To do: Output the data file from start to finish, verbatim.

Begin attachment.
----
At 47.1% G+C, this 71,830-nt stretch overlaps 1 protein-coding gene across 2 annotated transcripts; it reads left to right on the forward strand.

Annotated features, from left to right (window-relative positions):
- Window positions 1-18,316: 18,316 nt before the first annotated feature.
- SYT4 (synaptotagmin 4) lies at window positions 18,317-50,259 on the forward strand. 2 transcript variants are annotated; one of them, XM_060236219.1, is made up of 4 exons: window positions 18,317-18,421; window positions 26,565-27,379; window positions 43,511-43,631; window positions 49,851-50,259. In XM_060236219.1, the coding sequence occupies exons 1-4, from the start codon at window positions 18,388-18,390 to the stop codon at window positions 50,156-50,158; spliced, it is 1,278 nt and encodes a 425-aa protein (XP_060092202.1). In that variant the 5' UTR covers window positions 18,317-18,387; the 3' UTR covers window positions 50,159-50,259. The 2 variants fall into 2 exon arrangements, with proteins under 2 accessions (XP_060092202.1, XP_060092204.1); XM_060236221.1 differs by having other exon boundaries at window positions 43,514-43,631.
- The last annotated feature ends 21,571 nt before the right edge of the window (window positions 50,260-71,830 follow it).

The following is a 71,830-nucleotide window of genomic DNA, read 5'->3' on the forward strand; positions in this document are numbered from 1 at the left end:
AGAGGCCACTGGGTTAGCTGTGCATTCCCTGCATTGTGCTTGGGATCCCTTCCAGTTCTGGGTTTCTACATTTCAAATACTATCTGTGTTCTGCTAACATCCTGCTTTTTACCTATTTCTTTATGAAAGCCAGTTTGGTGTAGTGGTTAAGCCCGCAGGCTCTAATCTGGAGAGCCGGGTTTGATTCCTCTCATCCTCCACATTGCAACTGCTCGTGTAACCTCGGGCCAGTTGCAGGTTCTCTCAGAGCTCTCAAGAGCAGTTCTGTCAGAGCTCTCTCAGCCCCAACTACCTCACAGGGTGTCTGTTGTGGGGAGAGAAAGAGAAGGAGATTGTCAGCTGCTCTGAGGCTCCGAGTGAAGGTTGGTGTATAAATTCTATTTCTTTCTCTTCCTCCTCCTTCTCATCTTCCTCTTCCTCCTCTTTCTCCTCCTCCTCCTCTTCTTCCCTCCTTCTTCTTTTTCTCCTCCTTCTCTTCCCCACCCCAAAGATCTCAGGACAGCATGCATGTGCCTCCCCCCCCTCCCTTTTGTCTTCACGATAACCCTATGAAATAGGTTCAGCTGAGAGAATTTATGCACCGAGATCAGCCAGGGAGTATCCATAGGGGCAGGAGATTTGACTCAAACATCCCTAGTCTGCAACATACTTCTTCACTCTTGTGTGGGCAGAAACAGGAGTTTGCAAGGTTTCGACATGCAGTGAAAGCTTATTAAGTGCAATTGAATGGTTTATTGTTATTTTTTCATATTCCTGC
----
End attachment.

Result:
At 47.1% G+C, this 71,830-nt stretch overlaps 1 protein-coding gene across 2 annotated transcripts; it reads left to right on the forward strand.

Annotated features, from left to right (window-relative positions):
- Window positions 1-18,316: 18,316 nt before the first annotated feature.
- SYT4 (synaptotagmin 4) lies at window positions 18,317-50,259 on the forward strand. 2 transcript variants are annotated; one of them, XM_060236219.1, is made up of 4 exons: window positions 18,317-18,421; window positions 26,565-27,379; window positions 43,511-43,631; window positions 49,851-50,259. In XM_060236219.1, the coding sequence occupies exons 1-4, from the start codon at window positions 18,388-18,390 to the stop codon at window positions 50,156-50,158; spliced, it is 1,278 nt and encodes a 425-aa protein (XP_060092202.1). In that variant the 5' UTR covers window positions 18,317-18,387; the 3' UTR covers window positions 50,159-50,259. The 2 variants fall into 2 exon arrangements, with proteins under 2 accessions (XP_060092202.1, XP_060092204.1); XM_060236221.1 differs by having other exon boundaries at window positions 43,514-43,631.
- The last annotated feature ends 21,571 nt before the right edge of the window (window positions 50,260-71,830 follow it).

The following is a 71,830-nucleotide window of genomic DNA, read 5'->3' on the forward strand; positions in this document are numbered from 1 at the left end:
AGAGGCCACTGGGTTAGCTGTGCATTCCCTGCATTGTGCTTGGGATCCCTTCCAGTTCTGGGTTTCTACATTTCAAATACTATCTGTGTTCTGCTAACATCCTGCTTTTTACCTATTTCTTTATGAAAGCCAGTTTGGTGTAGTGGTTAAGCCCGCAGGCTCTAATCTGGAGAGCCGGGTTTGATTCCTCTCATCCTCCACATTGCAACTGCTCGTGTAACCTCGGGCCAGTTGCAGGTTCTCTCAGAGCTCTCAAGAGCAGTTCTGTCAGAGCTCTCTCAGCCCCAACTACCTCACAGGGTGTCTGTTGTGGGGAGAGAAAGAGAAGGAGATTGTCAGCTGCTCTGAGGCTCCGAGTGAAGGTTGGTGTATAAATTCTATTTCTTTCTCTTCCTCCTCCTTCTCATCTTCCTCTTCCTCCTCTTTCTCCTCCTCCTCCTCTTCTTCCCTCCTTCTTCTTTTTCTCCTCCTTCTCTTCCCCACCCCAAAGATCTCAGGACAGCATGCATGTGCCTCCCCCCCCTCCCTTTTGTCTTCACGATAACCCTATGAAATAGGTTCAGCTGAGAGAATTTATGCACCGAGATCAGCCAGGGAGTATCCATAGGGGCAGGAGATTTGACTCAAACATCCCTAGTCTGCAACATACTTCTTCACTCTTGTGTGGGCAGAAACAGGAGTTTGCAAGGTTTCGACATGCAGTGAAAGCTTATTAAGTGCAATTGAATGGTTTATTGTTATTTTTTCATATTCCTGC